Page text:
As COVID-19 continues to present new challenges and hurdles for instructors and students alike, this academic year’s freshman class enter an entirely new atmosphere. For freshman biology major MaeLynn Lansdowne, she said she has not allowed COVID-19 to interrupt the beginning of her college education.
Although the semester is now well under way, Lansdowne had reservations before starting the semester saying, “I was excited to start college, but also extremely scared due to COVID-19 and being surrounded by people I did not know.”
Lansdowne said she believes the realities of the pandemic have forced us to place trust in our communities and hope that people are taking the virus seriously. “It has been difficult trusting that others are making good decisions based on the circumstances,” Lansdowne said.
“I believe the school has put in great effort to ensure everyone’s safety; between the daily temperature check-ins and precautions in place, I feel very comfortable while maintaining social distancing,” Lansdowne said.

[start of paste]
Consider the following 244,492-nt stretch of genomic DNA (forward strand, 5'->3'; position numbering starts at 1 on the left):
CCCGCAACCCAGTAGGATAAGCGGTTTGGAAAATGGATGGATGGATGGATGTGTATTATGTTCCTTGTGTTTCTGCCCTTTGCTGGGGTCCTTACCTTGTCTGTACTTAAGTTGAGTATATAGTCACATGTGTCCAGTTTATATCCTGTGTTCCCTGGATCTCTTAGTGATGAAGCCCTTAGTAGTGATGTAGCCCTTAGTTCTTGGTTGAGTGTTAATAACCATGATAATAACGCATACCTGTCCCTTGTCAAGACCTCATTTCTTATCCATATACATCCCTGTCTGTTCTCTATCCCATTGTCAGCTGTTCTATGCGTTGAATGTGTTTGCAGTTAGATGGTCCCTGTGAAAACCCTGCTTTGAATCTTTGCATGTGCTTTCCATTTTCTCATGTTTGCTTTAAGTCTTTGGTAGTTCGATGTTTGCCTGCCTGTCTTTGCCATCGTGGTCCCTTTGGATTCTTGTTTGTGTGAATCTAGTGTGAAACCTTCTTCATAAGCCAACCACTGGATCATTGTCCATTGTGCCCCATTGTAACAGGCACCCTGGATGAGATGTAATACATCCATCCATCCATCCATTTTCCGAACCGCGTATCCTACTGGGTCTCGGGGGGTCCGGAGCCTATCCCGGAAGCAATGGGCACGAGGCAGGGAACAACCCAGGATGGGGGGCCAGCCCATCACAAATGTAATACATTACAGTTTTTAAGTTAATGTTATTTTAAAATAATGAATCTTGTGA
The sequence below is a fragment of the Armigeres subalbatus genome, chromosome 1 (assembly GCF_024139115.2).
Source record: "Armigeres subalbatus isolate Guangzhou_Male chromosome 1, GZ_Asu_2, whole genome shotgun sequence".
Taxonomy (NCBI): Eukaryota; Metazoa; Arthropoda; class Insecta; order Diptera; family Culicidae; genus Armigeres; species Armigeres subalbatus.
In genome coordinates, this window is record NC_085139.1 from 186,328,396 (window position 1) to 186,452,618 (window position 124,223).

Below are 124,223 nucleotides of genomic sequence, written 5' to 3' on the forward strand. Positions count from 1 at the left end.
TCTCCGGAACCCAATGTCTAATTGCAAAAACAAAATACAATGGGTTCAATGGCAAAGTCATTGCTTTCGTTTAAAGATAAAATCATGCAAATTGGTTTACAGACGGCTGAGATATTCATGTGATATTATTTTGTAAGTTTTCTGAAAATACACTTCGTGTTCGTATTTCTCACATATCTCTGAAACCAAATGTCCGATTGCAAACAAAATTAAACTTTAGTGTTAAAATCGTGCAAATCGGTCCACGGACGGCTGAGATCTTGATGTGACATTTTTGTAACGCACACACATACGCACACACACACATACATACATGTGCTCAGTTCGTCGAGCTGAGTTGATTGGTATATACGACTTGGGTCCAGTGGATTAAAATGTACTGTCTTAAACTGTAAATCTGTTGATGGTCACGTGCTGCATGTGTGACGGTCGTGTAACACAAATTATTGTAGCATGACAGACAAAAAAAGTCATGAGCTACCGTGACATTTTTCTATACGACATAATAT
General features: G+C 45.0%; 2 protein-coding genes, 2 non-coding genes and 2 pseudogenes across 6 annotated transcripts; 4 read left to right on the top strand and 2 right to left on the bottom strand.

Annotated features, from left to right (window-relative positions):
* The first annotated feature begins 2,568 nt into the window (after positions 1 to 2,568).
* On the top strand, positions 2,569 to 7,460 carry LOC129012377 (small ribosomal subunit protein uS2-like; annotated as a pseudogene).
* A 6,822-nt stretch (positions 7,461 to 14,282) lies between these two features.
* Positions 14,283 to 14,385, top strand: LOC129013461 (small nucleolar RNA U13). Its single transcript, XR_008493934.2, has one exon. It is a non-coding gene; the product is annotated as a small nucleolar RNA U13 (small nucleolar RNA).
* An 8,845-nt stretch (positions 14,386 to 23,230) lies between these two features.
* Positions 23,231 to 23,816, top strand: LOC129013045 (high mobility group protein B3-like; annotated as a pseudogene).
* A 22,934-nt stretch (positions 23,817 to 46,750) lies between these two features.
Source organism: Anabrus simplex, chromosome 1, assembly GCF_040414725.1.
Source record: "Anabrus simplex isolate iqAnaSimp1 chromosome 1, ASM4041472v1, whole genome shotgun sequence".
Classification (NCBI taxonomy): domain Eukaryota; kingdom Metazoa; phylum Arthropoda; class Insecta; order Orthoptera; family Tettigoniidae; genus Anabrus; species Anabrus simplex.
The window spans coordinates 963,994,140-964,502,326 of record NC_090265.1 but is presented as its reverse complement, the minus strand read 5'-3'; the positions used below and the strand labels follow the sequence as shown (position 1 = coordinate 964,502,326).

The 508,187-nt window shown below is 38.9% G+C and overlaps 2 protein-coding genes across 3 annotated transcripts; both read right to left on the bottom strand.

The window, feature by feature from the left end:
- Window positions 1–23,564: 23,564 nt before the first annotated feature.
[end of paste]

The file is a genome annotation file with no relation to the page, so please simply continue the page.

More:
Lansdowne has credited the staff, as well as her professors, for helping her feel comfortable during this transitioning period, stating she has been stressed and homesick.
However, Lansdowne said she feels it is unfair for students to still be expected to pay full tuition price for this academic school year, as well as fees such as a parking pass, saying, “I do not agree with paying full price, and it is sad to hear about people who had to do a gap year because of the financial impacts of COVID-19.”
For biology majors such as Lansdowne, labs are an important part of the curriculum, and special precautions have been put in place to ensure their continuation. “My biology class has been cut into four different sections and in lab there is about 15 of us, and we are all social distancing.”
Lansdowne said she feels as though the pandemic is preparing new student to adjust to ever-changing circumstances. “It shows that we are capable to adjust in life and even through our worst times, people will learn to adapt and find positive ways in moving forward.” Lansdowne said.